As I talk to YouTube talent and industry professionals about branded entertainment, the one thing that becomes clear is a lack of understanding around Federal Trade Commission (aka FTC) guidelines and best practices for influencers. This isn’t exactly surprising given how vague the guidelines are; however, they are clear about what’s most important to the FTC: A payment or gift given to an individual who shows or mentions a product in a video has to be properly disclosed to the video’s audience.
The FTC’s crackdown on major multi-channel networks (aka MCNs) and media companies (most recently in the case of Warner Bros. and Machinima) shows the regulatory body is watching this influencer-driven branded entertainment space and expects complete transparency. That, of course, has caused a lot of consternation in creators who are unsure of how to best disclose their sponsorships in their videos.
So, what does this mean for talent? Unfortunately, in most cases, it means MCNs and other providers of brand deals on any given video platform have to enforce guidelines that aren’t crystal clear. The result is a lot of misunderstandings about what is and isn’t acceptable. In an attempt to help out the beleaguered creator who is simply trying to supplement his or her on-again, off-again more traditional online video revenue streams, I’ve put together the three most common integration misconceptions about the FTC.
1) SP and #Spon cannot be used when promoting a brand over social.
This has been one of the biggest misconceptions around disclosing sponsored content, especially sponsored content on social media posts. While a lot of companies have recommended it be used and feel it’s sufficient to indicate sponsored content, it’s been nice for the FTC to publicly state that it isn’t sufficient. Instead, the recommend thing to do is use either #Ad or #Sponsored.
Why has the FTC made it clear #SP and #Spon aren’t good enough? It makes sense if you consider transparency is one of the FTC’s main goals with its guidelines. Would a younger viewer immediately know that #sp or #spon means sponsored? Probably not.
2) Putting a disclaimer in the description field is enough for a branded video.
Speaking to contacts at MCNs and other media companies, most of them are asking that sponsored videos contain a written and/or verbal disclaimer of its sponsored nature within the first 15 seconds. Furthermore, if the video is longer than four minutes, best practices seem to dictate another disclaimer is mentioned at the middle of the video or every three minutes if the entire video is longer than six or seven minutes. Even more, the point in the video where any sponsored talking points or sponsored images appear should be accompanied by a written disclosure on screen in a clear and conspicuous manner. And if that’s not enough, a written disclaimer should be put into the top of the description section of the video and not buried below other information (which was one of the issues at the core of the FTC’s recent complaint against Warner Bros. for their PewDiePie video).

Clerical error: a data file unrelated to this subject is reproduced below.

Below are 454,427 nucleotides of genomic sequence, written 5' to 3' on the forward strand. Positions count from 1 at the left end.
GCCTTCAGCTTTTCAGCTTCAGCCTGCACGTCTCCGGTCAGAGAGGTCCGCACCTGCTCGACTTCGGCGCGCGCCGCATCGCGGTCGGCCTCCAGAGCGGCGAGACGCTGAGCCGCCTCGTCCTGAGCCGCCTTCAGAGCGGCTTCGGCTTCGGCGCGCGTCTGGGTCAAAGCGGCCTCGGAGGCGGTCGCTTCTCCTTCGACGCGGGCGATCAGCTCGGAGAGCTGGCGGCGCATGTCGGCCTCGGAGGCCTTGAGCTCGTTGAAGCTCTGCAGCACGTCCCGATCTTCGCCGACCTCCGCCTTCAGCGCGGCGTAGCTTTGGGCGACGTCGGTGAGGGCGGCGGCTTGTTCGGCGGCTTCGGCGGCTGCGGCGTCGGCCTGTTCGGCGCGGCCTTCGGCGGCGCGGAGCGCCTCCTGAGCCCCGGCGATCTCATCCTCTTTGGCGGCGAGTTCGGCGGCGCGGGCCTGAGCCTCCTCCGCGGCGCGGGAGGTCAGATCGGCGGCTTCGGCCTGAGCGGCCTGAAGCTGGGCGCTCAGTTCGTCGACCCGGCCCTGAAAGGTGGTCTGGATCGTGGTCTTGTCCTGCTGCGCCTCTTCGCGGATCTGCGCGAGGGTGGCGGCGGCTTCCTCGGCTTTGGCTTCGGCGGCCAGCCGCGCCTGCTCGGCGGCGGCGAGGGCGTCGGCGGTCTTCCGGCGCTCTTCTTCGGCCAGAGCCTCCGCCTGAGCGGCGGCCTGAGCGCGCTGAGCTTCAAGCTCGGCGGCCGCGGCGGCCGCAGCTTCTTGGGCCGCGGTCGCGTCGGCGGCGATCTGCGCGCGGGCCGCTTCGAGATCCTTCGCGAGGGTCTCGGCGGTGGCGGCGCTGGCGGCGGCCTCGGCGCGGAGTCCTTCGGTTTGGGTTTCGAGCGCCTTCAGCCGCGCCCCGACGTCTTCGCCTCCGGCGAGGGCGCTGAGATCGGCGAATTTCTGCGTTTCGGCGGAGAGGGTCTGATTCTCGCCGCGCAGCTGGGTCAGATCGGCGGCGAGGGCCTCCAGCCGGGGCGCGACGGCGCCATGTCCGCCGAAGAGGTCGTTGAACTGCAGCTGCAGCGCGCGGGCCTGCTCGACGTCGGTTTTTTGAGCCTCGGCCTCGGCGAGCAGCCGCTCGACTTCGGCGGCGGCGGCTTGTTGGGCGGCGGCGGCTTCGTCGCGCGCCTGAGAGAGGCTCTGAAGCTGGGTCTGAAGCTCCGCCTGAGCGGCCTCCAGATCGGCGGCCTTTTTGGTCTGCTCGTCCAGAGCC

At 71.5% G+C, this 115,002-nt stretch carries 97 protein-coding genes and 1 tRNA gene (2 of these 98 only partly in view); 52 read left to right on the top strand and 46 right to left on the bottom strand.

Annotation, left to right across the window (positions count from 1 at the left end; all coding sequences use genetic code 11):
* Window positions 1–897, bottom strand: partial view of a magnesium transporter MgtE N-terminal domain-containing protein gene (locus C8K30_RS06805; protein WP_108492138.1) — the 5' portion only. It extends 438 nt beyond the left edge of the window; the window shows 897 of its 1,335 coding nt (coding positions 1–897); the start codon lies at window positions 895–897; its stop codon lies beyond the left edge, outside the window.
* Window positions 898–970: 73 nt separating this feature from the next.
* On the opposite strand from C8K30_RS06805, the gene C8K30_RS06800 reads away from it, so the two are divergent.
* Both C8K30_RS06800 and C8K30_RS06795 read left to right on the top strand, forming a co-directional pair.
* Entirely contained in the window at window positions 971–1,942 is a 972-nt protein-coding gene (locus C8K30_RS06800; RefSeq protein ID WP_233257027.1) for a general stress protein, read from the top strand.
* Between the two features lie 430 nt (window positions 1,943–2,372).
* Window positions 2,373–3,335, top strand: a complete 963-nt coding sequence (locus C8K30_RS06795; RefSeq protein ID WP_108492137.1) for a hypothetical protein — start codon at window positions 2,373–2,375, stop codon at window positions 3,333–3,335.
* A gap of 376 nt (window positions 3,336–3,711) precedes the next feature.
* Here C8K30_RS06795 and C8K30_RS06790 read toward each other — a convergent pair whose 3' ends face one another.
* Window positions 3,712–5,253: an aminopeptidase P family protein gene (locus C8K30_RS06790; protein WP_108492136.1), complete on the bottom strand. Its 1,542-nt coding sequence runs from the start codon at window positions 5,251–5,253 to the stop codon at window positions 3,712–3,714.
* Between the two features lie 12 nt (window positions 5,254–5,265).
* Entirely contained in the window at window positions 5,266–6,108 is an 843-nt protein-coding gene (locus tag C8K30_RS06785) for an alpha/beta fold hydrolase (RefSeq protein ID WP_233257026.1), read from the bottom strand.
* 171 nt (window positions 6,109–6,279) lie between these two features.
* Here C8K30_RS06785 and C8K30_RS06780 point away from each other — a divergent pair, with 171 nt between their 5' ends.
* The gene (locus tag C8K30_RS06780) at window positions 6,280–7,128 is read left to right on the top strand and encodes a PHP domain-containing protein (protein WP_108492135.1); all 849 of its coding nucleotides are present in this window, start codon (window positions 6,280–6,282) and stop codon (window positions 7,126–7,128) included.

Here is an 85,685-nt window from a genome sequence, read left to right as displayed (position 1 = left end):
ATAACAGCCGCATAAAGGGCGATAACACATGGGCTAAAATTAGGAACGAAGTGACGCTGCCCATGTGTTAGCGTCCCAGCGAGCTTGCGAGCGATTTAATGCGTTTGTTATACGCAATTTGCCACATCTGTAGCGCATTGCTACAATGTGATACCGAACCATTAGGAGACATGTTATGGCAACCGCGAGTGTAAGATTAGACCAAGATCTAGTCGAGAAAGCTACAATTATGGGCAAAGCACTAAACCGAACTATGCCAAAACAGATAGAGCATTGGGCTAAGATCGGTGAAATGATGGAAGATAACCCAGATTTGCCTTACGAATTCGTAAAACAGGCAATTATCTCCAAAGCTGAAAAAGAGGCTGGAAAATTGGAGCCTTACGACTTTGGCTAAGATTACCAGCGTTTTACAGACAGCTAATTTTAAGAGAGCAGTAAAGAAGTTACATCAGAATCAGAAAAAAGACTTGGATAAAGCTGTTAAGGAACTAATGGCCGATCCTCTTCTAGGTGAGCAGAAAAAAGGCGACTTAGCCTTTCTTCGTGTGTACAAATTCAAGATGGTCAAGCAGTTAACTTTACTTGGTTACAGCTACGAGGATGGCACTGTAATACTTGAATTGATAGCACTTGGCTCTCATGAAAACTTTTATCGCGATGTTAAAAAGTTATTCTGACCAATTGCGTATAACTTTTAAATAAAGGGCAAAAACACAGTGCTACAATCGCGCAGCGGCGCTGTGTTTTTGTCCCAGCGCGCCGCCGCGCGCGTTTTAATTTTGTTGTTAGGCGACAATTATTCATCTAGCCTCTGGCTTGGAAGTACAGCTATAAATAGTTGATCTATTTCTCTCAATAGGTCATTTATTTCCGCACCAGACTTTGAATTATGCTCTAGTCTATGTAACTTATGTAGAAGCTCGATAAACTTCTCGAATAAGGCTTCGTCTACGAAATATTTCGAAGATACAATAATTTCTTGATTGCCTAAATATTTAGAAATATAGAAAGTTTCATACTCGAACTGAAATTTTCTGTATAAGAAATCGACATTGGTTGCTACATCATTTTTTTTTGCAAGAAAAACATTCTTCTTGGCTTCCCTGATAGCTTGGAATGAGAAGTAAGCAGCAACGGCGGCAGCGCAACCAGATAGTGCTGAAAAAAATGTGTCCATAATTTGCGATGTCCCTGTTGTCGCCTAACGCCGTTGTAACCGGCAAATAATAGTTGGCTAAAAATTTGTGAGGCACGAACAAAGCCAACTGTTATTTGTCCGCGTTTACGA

Yikes, that’s a lot of disclaimers! While at first glance this can be seen a cumbersome for creators and a case of paranoia or over-regulation by the FTC, it’s pretty smart thinking as videos are often embedded on websites, re-uploaded as user-generated content on other platforms (e.g. Facebook freebooting) and seen by way of a variety of OTT networks where the video could placed in front of a viewer without the original description or verbal mention readily apparent. Regardless of where and how the video is displayed, the fact that its sponsored needs to still be abundantly clear.
3) There’s no repercussions for talent if they break FTC guidelines.
It’s extremely rare and unlikely for the FTC to directly punish a creator. That being said, our industry is still relatively small and if a creator breaks FTC guidelines on a brand deal, not only will the company providing the deal most likely not work with the creator again, the mishap could deter other companies from doing the same.
In a perfect world, the MCN or company offering the brand deal should be providing clear guidelines on how they want disclosures. But it doesn’t always happen that way. The brand being promoted may expect the creator to make the proper disclosures without a lot of oversight or direction. So, as creators become brands and businesses themselves, it’s now essential for them to be aware of and adhere to any rules or regulations that could potentially derail their business operations.
Simply put, while there is a lot of miscommunication and vagueness around the FTC guidelines, the safest thing for creators to do is be open about the content being sponsored and making it as transparent as possible. This way, no matter what happens, they’ll at least be protecting themselves.
Chris Landa is currently the Sr. Director of Partnerships at YouNow, the leading live-streaming platform for millennial audiences and digital creators. Before joining YouNow, he oversaw the talent integration team at Machinima, where he implemented FTC guidelines into branded content.
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